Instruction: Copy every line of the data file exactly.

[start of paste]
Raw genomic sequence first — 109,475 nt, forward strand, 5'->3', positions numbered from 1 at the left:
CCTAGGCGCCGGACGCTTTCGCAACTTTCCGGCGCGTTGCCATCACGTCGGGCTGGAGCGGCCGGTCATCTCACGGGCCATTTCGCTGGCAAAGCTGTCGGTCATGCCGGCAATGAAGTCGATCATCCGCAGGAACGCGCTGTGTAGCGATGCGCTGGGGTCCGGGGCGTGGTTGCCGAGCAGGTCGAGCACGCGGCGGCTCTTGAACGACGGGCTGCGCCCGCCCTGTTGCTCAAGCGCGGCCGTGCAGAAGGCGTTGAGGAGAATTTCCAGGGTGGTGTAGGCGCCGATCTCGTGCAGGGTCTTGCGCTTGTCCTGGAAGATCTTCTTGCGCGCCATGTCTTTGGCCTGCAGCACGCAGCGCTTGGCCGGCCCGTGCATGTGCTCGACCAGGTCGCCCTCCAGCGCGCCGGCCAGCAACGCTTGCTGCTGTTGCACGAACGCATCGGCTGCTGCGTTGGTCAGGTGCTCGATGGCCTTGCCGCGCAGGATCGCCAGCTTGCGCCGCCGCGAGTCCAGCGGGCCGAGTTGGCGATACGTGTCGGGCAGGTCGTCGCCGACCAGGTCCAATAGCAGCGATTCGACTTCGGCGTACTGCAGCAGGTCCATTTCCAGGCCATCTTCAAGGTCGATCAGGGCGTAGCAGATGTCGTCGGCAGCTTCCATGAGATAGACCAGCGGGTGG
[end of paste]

Raw genomic sequence first — 109,475 nt, forward strand, 5'->3', positions numbered from 1 at the left:
CCTAGGCGCCGGACGCTTTCGCAACTTTCCGGCGCGTTGCCATCACGTCGGGCTGGAGCGGCCGGTCATCTCACGGGCCATTTCGCTGGCAAAGCTGTCGGTCATGCCGGCAATGAAGTCGATCATCCGCAGGAACGCGCTGTGTAGCGATGCGCTGGGGTCCGGGGCGTGGTTGCCGAGCAGGTCGAGCACGCGGCGGCTCTTGAACGACGGGCTGCGCCCGCCCTGTTGCTCAAGCGCGGCCGTGCAGAAGGCGTTGAGGAGAATTTCCAGGGTGGTGTAGGCGCCGATCTCGTGCAGGGTCTTGCGCTTGTCCTGGAAGATCTTCTTGCGCGCCATGTCTTTGGCCTGCAGCACGCAGCGCTTGGCCGGCCCGTGCATGTGCTCGACCAGGTCGCCCTCCAGCGCGCCGGCCAGCAACGCTTGCTGCTGTTGCACGAACGCATCGGCTGCTGCGTTGGTCAGGTGCTCGATGGCCTTGCCGCGCAGGATCGCCAGCTTGCGCCGCCGCGAGTCCAGCGGGCCGAGTTGGCGATACGTGTCGGGCAGGTCGTCGCCGACCAGGTCCAATAGCAGCGATTCGACTTCGGCGTACTGCAGCAGGTCCATTTCCAGGCCATCTTCAAGGTCGATCAGGGCGTAGCAGATGTCGTCGGCAGCTTCCATGAGATAGACCAGCGGGTGG